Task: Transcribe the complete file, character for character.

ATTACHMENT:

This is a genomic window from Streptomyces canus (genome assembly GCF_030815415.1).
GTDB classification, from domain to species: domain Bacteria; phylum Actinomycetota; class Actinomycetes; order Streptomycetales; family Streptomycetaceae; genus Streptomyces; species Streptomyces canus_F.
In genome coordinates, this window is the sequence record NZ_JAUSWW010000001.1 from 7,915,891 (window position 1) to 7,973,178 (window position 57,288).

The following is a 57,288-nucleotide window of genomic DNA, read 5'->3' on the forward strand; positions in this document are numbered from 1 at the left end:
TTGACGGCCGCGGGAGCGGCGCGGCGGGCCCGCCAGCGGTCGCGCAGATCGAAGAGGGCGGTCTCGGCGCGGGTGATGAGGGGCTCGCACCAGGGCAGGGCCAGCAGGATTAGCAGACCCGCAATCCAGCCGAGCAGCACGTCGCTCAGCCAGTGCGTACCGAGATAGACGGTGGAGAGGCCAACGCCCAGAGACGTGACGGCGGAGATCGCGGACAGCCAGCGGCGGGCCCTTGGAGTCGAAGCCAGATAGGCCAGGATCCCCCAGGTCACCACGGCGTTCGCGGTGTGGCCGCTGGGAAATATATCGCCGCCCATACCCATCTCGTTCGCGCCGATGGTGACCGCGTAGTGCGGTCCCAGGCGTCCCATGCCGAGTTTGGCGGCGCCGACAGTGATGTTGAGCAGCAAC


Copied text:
This is a genomic window from Streptomyces canus (genome assembly GCF_030815415.1).
GTDB classification, from domain to species: domain Bacteria; phylum Actinomycetota; class Actinomycetes; order Streptomycetales; family Streptomycetaceae; genus Streptomyces; species Streptomyces canus_F.
In genome coordinates, this window is the sequence record NZ_JAUSWW010000001.1 from 7,915,891 (window position 1) to 7,973,178 (window position 57,288).

The following is a 57,288-nucleotide window of genomic DNA, read 5'->3' on the forward strand; positions in this document are numbered from 1 at the left end:
TTGACGGCCGCGGGAGCGGCGCGGCGGGCCCGCCAGCGGTCGCGCAGATCGAAGAGGGCGGTCTCGGCGCGGGTGATGAGGGGCTCGCACCAGGGCAGGGCCAGCAGGATTAGCAGACCCGCAATCCAGCCGAGCAGCACGTCGCTCAGCCAGTGCGTACCGAGATAGACGGTGGAGAGGCCAACGCCCAGAGACGTGACGGCGGAGATCGCGGACAGCCAGCGGCGGGCCCTTGGAGTCGAAGCCAGATAGGCCAGGATCCCCCAGGTCACCACGGCGTTCGCGGTGTGGCCGCTGGGAAATATATCGCCGCCCATACCCATCTCGTTCGCGCCGATGGTGACCGCGTAGTGCGGTCCCAGGCGTCCCATGCCGAGTTTGGCGGCGCCGACAGTGATGTTGAGCAGCAAC